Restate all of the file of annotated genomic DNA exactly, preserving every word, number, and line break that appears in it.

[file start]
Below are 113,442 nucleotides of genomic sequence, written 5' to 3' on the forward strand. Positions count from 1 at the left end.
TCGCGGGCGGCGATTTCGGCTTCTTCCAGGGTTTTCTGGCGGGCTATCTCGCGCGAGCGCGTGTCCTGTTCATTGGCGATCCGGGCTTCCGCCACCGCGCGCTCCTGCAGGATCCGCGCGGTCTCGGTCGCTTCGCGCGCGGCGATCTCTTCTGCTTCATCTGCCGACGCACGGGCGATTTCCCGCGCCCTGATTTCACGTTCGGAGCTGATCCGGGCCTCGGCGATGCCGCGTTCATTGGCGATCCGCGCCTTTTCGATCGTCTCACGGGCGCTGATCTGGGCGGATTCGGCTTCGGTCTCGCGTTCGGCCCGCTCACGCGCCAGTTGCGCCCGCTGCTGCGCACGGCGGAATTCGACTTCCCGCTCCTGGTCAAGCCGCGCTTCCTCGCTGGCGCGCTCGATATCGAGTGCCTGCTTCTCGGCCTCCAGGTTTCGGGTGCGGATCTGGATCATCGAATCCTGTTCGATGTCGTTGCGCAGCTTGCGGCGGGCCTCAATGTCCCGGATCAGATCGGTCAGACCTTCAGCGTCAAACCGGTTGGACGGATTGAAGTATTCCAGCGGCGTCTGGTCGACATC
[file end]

Below are 113,442 nucleotides of genomic sequence, written 5' to 3' on the forward strand. Positions count from 1 at the left end.
TCGCGGGCGGCGATTTCGGCTTCTTCCAGGGTTTTCTGGCGGGCTATCTCGCGCGAGCGCGTGTCCTGTTCATTGGCGATCCGGGCTTCCGCCACCGCGCGCTCCTGCAGGATCCGCGCGGTCTCGGTCGCTTCGCGCGCGGCGATCTCTTCTGCTTCATCTGCCGACGCACGGGCGATTTCCCGCGCCCTGATTTCACGTTCGGAGCTGATCCGGGCCTCGGCGATGCCGCGTTCATTGGCGATCCGCGCCTTTTCGATCGTCTCACGGGCGCTGATCTGGGCGGATTCGGCTTCGGTCTCGCGTTCGGCCCGCTCACGCGCCAGTTGCGCCCGCTGCTGCGCACGGCGGAATTCGACTTCCCGCTCCTGGTCAAGCCGCGCTTCCTCGCTGGCGCGCTCGATATCGAGTGCCTGCTTCTCGGCCTCCAGGTTTCGGGTGCGGATCTGGATCATCGAATCCTGTTCGATGTCGTTGCGCAGCTTGCGGCGGGCCTCAATGTCCCGGATCAGATCGGTCAGACCTTCAGCGTCAAACCGGTTGGACGGATTGAAGTATTCCAGCGGCGTCTGGTCGACATC